The Docker Hub is a cloud-based registration service for the construction of container applications or services.
It provides a centralized resource for image container discovery, distribution, and change management, as well as user and team collaboration and workflow automation throughout the development pipeline.
Docker Hub provides the following features:
Image repository : Find, manage and push and pull of community images, official and private image libraries.
Automated build : Automatically create new images when you make changes to a code that is on GitHub or bit bucket.
Webhooks: A feature of automated builds, webhooks let you trigger actions after a successful push to a repository.
Organization: Create working groups to manage user access to repositories of images.
1. Public repository:
It's a list of all images available on the public repository.
2. Here, I got an existing image:
3. I logged in my Docker hub account:
4. I tagged it to send the image to my account:
Now I have two images, the original and my own version.
5. In the end, I pushed to the repository:
6. If I check my Docker Hub account, I can see the image I sent.
The webhook is an HTTP callback triggered by a specific event.
You can use a webhook to notify people, services, and other applications after a new image is sent to your repository.
To start adding webhooks, scroll to the desired repository in the Hub and click "Webhooks" under the "Settings" box. The webhook is called only after a successful push is made.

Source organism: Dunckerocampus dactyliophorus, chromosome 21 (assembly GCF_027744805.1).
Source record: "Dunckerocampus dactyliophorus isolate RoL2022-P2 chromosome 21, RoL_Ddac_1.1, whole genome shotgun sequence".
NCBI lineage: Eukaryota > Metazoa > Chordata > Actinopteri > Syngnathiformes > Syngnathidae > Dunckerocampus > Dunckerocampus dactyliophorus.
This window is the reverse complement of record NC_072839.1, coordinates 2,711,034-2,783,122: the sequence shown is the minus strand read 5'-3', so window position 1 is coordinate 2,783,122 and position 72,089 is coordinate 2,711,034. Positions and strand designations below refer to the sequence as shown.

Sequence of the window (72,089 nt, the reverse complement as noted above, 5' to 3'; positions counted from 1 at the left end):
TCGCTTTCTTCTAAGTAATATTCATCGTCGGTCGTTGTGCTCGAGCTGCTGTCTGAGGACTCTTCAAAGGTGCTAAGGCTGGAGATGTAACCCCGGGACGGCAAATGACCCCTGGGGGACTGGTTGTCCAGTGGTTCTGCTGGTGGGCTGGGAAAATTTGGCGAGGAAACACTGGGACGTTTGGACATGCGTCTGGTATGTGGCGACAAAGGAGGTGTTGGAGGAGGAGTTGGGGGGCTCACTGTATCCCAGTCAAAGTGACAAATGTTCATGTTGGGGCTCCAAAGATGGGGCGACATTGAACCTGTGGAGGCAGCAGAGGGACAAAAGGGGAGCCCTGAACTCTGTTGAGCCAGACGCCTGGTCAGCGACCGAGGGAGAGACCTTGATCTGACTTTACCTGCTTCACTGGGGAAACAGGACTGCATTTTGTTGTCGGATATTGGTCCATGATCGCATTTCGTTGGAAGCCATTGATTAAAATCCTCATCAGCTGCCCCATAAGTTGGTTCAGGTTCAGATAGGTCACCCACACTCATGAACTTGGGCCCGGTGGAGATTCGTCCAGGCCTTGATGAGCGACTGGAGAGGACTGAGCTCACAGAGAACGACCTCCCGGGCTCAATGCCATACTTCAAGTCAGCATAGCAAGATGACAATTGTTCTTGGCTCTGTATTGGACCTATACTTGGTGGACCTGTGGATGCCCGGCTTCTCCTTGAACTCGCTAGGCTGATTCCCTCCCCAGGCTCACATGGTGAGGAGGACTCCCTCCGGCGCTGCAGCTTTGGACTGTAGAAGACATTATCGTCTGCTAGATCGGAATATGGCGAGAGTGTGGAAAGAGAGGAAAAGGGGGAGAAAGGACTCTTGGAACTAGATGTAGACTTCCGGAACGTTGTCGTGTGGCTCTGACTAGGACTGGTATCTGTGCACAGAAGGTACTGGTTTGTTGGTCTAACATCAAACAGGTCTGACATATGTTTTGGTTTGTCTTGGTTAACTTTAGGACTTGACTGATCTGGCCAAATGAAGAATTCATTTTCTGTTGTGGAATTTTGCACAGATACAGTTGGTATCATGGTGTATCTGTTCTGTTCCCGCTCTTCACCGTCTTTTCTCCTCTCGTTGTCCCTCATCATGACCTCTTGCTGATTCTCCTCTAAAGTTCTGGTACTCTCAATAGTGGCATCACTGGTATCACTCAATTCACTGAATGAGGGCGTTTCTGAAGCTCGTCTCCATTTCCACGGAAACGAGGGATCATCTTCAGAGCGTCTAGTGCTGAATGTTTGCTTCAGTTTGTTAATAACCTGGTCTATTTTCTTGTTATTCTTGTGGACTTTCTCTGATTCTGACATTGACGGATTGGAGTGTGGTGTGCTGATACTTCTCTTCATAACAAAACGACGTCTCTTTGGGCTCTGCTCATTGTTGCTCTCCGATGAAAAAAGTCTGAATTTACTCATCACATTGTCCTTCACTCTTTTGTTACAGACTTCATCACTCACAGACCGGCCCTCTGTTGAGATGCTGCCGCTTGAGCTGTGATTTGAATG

Call webhooks are HTTP POST requests with a JSON payload similar to the example shown below.
After I create my webhook, I will see the following:
Just to test this webhook, I used this site: http://requestb.in.
This site will provide one URL for the webhook URL abd provides another URL to check the request:
You can build your images automatically from a compilation context stored in a repository. A building context is a Dockerfile and any files in the specific location.
For an automated build, the building context is a repository where it sends a Dockerfile. The use of automated builds requires that you have an account on Docker Hub and a hosted repository provider on GitHub or BitBucket.
If you already have on your Github or BitBucket account, you must have chosen the type of public and private connection.
After each commit is mapped, it is possible to see a table with the status of each image build with the code committed.
And it is possible to combine an automated build with webhooks, the result of which can be deployed.
These functionalities for webhooks and automated building are limited in private mode. Each user has one private repo and parallel build, and this pipeline does not happen immediately for free accounts.
For more information, take a look at my slides.